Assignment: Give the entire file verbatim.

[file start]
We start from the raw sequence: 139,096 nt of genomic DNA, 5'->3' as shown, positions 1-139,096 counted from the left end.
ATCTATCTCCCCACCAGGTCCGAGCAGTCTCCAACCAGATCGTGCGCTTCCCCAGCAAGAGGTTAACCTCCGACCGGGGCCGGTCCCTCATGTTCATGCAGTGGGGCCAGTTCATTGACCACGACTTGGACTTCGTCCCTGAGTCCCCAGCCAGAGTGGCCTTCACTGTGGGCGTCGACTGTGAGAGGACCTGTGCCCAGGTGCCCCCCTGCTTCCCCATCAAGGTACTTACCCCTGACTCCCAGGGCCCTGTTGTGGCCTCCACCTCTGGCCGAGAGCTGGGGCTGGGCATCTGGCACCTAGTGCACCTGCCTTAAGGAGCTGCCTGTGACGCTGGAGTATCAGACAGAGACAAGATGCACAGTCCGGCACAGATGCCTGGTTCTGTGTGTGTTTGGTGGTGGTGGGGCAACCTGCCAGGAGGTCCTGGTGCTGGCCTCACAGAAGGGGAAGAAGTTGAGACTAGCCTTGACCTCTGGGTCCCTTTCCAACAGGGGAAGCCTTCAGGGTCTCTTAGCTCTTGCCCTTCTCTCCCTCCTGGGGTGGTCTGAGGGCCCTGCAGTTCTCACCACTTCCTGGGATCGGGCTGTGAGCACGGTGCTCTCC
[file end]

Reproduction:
We start from the raw sequence: 139,096 nt of genomic DNA, 5'->3' as shown, positions 1-139,096 counted from the left end.
ATCTATCTCCCCACCAGGTCCGAGCAGTCTCCAACCAGATCGTGCGCTTCCCCAGCAAGAGGTTAACCTCCGACCGGGGCCGGTCCCTCATGTTCATGCAGTGGGGCCAGTTCATTGACCACGACTTGGACTTCGTCCCTGAGTCCCCAGCCAGAGTGGCCTTCACTGTGGGCGTCGACTGTGAGAGGACCTGTGCCCAGGTGCCCCCCTGCTTCCCCATCAAGGTACTTACCCCTGACTCCCAGGGCCCTGTTGTGGCCTCCACCTCTGGCCGAGAGCTGGGGCTGGGCATCTGGCACCTAGTGCACCTGCCTTAAGGAGCTGCCTGTGACGCTGGAGTATCAGACAGAGACAAGATGCACAGTCCGGCACAGATGCCTGGTTCTGTGTGTGTTTGGTGGTGGTGGGGCAACCTGCCAGGAGGTCCTGGTGCTGGCCTCACAGAAGGGGAAGAAGTTGAGACTAGCCTTGACCTCTGGGTCCCTTTCCAACAGGGGAAGCCTTCAGGGTCTCTTAGCTCTTGCCCTTCTCTCCCTCCTGGGGTGGTCTGAGGGCCCTGCAGTTCTCACCACTTCCTGGGATCGGGCTGTGAGCACGGTGCTCTCC